A frustrated champion of transformation will retire – now let’s wait for Peters to declare his intentions

The  Labour-led  coalition  may have to generate  a  second  wave  of  Jacindamania  if  it is to  win another term in the Beehive.

Re-election  is   not  an   impossible  dream, despite  the failure of   Labour to deliver   what  many of  those  who  voted  for it  in 2017  expected.

Retiring   Green  MP   Gareth  Hughes  summed it up when he  told reporters  the government  had not  delivered  “transformation”.

The pace of change, he reckons,  has not matched what he sees as the problems facing the country.

“Across my 10 years here, things have actually got worse. Emissions have increased, homelessness is growing.  I don’t think the government has been transformational.  There’s been pockets of transformation, but I don’t think historians are going  to look back and  say ‘This was a turning point on the scale of the 1930s or 1980s’.  And I think that’s desperately needed. It’s a disappointment that we aren’t seeing the change I think we need”. Continue reading “A frustrated champion of transformation will retire – now let’s wait for Peters to declare his intentions”

Research suggests we should take a harder look at the benefits of organic foods

The Green Party’s food policy may need revisiting, in the light of research published in the past week.

The policy was introduced in May 2017 by Green Party MP Mojo Mathers, who lost her list place in Parliament at the general election.

How we produce, distribute and consume food is of critical importance to growing
resilient healthy communities, minimising our ecological footprint and maintaining a
stable economy, she said.  That’s why food policy lies at the heart of Green policy.

Mather said:

“Aotearoa New Zealand can reap multiple benefits from a healthy and equitable food system that ensures environmental protection, social connection, and healthy communities.”

Continue reading “Research suggests we should take a harder look at the benefits of organic foods”

Megan Woods still in the firing line over handling of energy legislation

“NZ’s  economic  engine  will seize  under  oil ban”,  is the New Zealand Herald  headline  over a  rant  by   radio talkback  star  Mike Hosking.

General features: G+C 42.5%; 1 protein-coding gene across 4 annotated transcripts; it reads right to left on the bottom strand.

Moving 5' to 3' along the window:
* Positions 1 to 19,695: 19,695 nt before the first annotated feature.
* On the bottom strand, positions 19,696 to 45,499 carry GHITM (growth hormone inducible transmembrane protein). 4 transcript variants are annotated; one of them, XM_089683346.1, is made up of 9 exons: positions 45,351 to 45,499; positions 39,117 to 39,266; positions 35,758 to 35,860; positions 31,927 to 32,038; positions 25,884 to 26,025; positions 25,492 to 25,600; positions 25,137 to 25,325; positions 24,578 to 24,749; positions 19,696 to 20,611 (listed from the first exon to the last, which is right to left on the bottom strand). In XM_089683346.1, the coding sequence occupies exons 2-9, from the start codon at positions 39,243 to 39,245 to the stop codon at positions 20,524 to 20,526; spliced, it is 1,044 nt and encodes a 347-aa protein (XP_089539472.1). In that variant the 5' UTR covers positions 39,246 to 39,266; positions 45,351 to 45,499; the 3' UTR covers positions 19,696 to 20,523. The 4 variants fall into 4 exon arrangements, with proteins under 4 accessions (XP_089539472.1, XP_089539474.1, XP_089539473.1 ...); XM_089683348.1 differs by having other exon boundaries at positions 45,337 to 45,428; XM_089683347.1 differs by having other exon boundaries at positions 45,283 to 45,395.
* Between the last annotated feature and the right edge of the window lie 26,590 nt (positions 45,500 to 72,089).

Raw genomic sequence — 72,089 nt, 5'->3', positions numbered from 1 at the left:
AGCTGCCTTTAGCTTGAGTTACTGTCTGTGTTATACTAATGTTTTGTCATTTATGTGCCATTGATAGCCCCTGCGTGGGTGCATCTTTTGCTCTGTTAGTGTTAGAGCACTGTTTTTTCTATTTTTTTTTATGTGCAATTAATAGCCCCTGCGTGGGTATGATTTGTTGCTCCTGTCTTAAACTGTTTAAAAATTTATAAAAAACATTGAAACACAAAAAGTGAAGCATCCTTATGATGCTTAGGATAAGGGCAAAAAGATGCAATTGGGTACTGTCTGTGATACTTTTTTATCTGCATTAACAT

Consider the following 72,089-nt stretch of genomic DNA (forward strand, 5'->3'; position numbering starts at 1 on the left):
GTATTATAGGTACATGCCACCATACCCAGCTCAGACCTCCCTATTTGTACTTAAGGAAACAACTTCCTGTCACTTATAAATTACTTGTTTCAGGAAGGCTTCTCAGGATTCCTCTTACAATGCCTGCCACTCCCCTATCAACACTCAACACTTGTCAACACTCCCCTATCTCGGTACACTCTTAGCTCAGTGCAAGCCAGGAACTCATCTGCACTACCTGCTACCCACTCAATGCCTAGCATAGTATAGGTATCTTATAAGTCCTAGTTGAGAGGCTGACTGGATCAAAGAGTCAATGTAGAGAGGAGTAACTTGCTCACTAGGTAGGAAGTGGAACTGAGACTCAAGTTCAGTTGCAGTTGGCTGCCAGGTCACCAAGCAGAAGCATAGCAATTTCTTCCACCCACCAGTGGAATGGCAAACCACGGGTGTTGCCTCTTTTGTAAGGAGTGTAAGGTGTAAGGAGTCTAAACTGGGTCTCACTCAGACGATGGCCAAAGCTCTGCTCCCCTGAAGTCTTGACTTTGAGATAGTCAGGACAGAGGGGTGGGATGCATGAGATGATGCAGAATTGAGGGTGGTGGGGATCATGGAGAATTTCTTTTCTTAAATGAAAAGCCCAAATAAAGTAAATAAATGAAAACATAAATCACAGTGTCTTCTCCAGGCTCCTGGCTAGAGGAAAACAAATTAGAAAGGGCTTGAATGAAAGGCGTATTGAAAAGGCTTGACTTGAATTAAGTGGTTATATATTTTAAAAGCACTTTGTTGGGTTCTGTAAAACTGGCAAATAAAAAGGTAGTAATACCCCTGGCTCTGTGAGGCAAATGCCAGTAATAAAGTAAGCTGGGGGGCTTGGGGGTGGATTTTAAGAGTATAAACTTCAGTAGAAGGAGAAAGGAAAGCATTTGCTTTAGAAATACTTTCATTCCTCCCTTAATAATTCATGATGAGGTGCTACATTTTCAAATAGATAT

What this government is doing to places  like  Taranaki with  its ban on new  exploration licences   for oil  and  gas  is  economic  sabotage,” he thunders.

Well,   not   quite.

Only  this week,  listed  oil explorer   NZ  Oil and Gas  and its partners have started drilling the Kohatukai-1 exploration well south-east of New Plymouth. The objective  is  to test the Matapo and Mangahewa sands that deliver gas in the Pohokura, Turangi and Mangahewa fields north-east of the city. Continue reading “Megan Woods still in the firing line over handling of energy legislation”

Gareth Hughes will host discussion on Armenian genocide – but where does he sit on waka jumping?

An email this morning reminded us of the work of Gareth Hughes, whose biography on the Green Party website includes a reference to his being the longest-serving Green MP and a bloke who “helps keep the team running as Musterer (Whip)“.

It goes on to say:

“His pace has not slowed since entering Parliament in 2010, the youngest MP at the time.

“His main focuses are cleaner energy, cheaper, smarter energy, protecting the environment and embracing technology and innovation.”

The website notes that …

 “Gareth has spent his entire adult life working for good green change. Since graduating from Victoria University with a degree in Religious Studies, History and Politics, he has been at the centre of campaigns around many of the most pressing issues for New Zealand and the planet.”

The matter highlighted in his media advisory today does not necessarily rank among the most pressing issues for either New Zealand or the planet,  although this obviously is a matter of opinion. Continue reading “Gareth Hughes will host discussion on Armenian genocide – but where does he sit on waka jumping?”